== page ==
Crizanlizumab will become the first new therapy in 20 years to be made available through the U.K.’s National Health Service (NHS) for the treatment of sickle cell disease (SCD). The National Institute for Health and Care Excellence (NICE) recommends crizanlizumab for the prevention of vaso-occlusive crises in patients with SCD aged 16 years or older.
While NICE officials stated there is not enough long-term data to recommend the treatment for routine use at this stage, more than 300 patients per year are expected to receive crizanlizumab via a managed access agreement, which will eventually expand access to more than 450 people.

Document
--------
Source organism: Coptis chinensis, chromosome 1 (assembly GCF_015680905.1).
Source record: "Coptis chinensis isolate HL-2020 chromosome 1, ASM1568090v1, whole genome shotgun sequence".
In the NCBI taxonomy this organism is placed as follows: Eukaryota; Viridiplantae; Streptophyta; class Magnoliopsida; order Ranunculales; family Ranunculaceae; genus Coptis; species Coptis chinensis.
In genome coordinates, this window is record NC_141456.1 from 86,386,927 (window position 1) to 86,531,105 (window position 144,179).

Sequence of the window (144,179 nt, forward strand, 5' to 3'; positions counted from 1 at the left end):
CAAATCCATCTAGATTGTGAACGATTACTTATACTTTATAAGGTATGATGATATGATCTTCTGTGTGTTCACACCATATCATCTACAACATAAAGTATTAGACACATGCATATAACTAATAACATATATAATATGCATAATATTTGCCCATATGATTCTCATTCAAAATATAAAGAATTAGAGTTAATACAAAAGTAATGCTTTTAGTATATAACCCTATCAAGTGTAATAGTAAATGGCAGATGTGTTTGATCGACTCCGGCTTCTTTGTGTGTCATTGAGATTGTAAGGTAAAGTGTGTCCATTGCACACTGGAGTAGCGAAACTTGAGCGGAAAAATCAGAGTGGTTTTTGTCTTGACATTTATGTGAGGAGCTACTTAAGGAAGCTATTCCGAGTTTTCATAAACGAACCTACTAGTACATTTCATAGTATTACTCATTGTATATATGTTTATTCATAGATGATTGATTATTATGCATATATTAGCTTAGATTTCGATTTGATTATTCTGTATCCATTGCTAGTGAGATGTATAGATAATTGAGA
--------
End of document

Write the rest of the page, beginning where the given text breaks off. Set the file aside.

“We don’t yet know whether the benefits will translate in longer-term outcomes, and we look forward to seeing what the data collected through this managed access agreement will uncover about its benefits for the future,” said Meindert Boysen, PharmD, deputy chief executive and director of the Centre for Health Technology Evaluation at NICE.
In 2019, crizanlizumab was approved by the U.S. Food and Drug Administration to reduce the frequency of vaso-occlusive crisis in patients aged 16 and older with SCD.